Murphy’s Law means that no fewer than 300,000,000 things can go wrong with a home you just bought. If you’re observant enough, you can avoid a few of them. Here’s what you need to check before you buy — feel free to call us Bob Villa!
Make sure the roof is in good condition. Check each room’s ceilings and crawl in the attic (if applicable) for any sign of leakage. Not only are roofs themselves crazy-expensive to replace, but a busted one lets in the elements, which rots away at your interiors. As well, a shoddy roof job can mean a shoddy insulation job, meaning all your bought-and-paid-for climate control is literally lost in the breeze. Check for proper gutters, as well.
Coastal property? Coast in with your high beams on looking for water damage and leaks. Speaking of leaks, look under sinks and around washer hookups. You really don’t want any symptoms of mold and previous water damage that wasn’t properly repaired.
Be on the lookout for bad yard drainage. You don’t want an impromptu lake hanging around and turning the yard into a mud-bogging track. Check the property for large trees within falling distance of the house. Regardless of how old and pretty they are, they’re a potentially fatal problem that — at their most innocuous — can mean replacing a large chunk of the house they crashed through. Additionally, be aware that tree removal isn’t cheap — especially when they’re so large.
Bring a marble and check for uneven floors. If it rolls on its own, that could be a sign of foundational damage, which is indicative of many things, improper drainage being a big one.
Pay special attention to the windows, as well. Feel for drafts or temperature anomalies while they’re closed. Open and close them to be sure they’re functional. Lastly, make sure they lock securely.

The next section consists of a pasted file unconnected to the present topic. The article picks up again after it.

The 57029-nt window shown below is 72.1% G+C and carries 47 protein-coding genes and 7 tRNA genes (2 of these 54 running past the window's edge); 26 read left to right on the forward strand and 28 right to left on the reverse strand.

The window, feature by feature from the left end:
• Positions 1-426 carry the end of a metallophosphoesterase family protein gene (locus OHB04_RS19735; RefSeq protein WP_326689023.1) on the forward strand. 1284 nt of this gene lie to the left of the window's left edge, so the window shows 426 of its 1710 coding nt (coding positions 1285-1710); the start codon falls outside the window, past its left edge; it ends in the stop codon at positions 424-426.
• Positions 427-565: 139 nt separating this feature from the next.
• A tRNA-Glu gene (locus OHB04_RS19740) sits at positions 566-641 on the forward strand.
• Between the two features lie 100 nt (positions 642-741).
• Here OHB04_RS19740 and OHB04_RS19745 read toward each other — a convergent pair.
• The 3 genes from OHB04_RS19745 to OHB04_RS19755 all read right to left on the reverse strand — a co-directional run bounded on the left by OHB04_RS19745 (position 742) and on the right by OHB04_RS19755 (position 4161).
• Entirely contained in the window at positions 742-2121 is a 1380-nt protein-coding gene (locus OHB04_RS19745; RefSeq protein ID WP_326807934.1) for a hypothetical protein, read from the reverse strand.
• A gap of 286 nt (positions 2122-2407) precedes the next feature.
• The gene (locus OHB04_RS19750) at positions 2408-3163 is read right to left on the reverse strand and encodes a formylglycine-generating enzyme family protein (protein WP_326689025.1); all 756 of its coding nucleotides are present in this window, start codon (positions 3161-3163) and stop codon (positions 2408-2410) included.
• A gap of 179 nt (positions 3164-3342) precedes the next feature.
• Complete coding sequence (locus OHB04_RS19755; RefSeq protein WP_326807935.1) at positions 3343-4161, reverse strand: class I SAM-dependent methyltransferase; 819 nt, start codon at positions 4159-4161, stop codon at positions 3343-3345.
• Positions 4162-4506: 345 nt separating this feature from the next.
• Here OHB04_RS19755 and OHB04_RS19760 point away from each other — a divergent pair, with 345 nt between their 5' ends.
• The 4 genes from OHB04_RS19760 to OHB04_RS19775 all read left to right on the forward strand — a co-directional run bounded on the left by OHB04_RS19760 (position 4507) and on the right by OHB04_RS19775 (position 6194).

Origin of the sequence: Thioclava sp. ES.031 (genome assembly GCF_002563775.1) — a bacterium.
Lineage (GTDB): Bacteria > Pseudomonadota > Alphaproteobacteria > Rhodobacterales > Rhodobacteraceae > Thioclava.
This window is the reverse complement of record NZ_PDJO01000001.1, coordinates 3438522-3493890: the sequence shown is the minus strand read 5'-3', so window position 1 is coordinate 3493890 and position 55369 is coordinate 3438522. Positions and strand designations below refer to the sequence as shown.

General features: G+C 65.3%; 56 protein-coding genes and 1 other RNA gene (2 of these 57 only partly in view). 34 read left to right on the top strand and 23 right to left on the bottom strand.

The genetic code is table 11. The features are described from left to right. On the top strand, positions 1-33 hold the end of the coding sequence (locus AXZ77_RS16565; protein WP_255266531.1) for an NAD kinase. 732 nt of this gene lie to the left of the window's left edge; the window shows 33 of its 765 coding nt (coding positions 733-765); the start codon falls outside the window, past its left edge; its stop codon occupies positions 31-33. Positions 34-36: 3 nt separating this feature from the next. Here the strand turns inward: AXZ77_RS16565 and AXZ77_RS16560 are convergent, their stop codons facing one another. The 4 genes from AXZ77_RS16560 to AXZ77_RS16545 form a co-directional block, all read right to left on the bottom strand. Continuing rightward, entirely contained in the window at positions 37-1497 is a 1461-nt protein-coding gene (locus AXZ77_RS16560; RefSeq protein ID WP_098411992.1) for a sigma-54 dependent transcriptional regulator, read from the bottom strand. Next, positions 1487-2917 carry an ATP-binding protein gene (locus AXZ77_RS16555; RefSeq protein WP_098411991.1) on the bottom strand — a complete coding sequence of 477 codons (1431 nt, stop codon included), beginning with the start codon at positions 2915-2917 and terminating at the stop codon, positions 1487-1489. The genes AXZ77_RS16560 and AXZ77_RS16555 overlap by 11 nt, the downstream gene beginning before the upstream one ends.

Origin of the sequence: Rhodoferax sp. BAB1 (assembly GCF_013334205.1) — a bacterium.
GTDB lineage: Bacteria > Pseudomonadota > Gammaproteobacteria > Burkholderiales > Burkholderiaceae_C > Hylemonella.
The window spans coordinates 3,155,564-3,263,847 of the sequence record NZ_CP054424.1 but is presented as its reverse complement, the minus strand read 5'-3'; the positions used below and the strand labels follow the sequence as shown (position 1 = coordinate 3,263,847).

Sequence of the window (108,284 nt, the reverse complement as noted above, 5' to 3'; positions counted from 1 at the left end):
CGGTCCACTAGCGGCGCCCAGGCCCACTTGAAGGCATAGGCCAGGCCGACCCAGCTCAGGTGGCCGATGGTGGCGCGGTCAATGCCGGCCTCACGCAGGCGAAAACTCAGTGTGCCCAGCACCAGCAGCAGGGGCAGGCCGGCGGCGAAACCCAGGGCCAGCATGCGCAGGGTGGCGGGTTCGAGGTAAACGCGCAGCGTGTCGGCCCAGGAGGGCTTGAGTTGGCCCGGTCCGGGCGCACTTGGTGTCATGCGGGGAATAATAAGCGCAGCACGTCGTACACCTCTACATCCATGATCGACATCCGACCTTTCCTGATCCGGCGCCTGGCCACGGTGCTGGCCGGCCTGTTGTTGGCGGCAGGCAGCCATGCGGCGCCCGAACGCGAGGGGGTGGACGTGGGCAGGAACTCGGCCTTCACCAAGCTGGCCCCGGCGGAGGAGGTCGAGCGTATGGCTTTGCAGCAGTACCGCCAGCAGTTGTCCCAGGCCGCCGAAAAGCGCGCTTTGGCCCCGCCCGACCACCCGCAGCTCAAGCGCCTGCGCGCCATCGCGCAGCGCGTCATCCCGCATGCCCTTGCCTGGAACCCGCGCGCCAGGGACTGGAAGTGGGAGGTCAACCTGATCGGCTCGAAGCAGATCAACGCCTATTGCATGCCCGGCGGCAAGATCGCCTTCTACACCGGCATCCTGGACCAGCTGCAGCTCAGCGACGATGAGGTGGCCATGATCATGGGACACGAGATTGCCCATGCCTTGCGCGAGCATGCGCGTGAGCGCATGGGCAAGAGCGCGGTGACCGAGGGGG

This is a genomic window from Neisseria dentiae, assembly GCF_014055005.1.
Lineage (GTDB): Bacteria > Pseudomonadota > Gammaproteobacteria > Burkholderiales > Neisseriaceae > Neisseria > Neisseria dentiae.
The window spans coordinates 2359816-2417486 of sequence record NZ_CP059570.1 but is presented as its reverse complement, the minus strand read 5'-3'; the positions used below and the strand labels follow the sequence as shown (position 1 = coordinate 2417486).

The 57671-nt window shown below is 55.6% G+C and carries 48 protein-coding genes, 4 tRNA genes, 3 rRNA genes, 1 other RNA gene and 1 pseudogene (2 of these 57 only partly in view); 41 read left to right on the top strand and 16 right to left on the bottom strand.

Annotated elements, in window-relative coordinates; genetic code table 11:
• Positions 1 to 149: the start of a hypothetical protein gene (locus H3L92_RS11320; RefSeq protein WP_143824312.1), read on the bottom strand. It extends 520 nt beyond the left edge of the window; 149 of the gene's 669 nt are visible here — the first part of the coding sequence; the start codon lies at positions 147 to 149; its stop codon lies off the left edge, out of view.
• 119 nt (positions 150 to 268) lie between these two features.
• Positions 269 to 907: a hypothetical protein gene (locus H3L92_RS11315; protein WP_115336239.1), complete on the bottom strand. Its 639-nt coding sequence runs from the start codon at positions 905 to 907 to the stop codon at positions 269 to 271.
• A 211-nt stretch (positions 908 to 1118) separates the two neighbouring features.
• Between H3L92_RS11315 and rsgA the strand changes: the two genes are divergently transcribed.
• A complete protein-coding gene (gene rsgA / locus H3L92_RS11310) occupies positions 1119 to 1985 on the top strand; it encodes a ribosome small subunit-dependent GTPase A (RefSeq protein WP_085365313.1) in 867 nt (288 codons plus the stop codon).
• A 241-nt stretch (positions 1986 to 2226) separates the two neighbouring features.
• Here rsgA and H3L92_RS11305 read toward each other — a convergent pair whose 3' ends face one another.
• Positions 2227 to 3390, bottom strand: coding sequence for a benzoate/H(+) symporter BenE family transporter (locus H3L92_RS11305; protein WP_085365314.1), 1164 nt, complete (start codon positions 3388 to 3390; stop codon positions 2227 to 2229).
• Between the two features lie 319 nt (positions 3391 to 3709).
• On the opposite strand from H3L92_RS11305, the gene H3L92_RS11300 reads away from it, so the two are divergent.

Visit the neighborhood at night to check for shady activity. Things can change in a moment and appear … well, you know the saying … like night and day. Another potential interest to you is to head to the nearest grocery store. Those folks will give you a good idea about the neighborhood.
Pull up area rugs to check for floor damage. Ditto moving furniture and large appliances. If you’re going to buy it, you have every right to know what’s over/under/behind/beneath every square inch.
If the house has had unpermitted work done, the permitting authority may say it needs to be torn back out. Make sure the inspector is looking for work that’s not done to code, and a permit search should be done to make sure all work was permitted. If the home inspector doesn’t do this, it’s a good idea to go down to the city yourself and ask for the permit history.
If there are any DIY-type additions to the house, make sure the inspector gets in there with a fine-toothed comb. From the floors being held up by cinder blocks to exposed wiring due to amateur jobs, there are tons of rig-jobs that’ll cost you huge in the long run.
Test the heating and central air by placing your hand in front of each vent. Check for how long it took to reach hot and cold, and if the vent blows decently. The same goes for faucets — especially the showers.
Scout out the neighbors! Few things make home a living hell than crappy neighbors.
Beware of real estate agents rushing you through rooms. If it sounds too good to be true, it just might be. If every other house in the neighborhood is out of reach, but your potential new one is modestly priced, you’re going to want that inspector in there like a bloodhound on the trail for reasons why.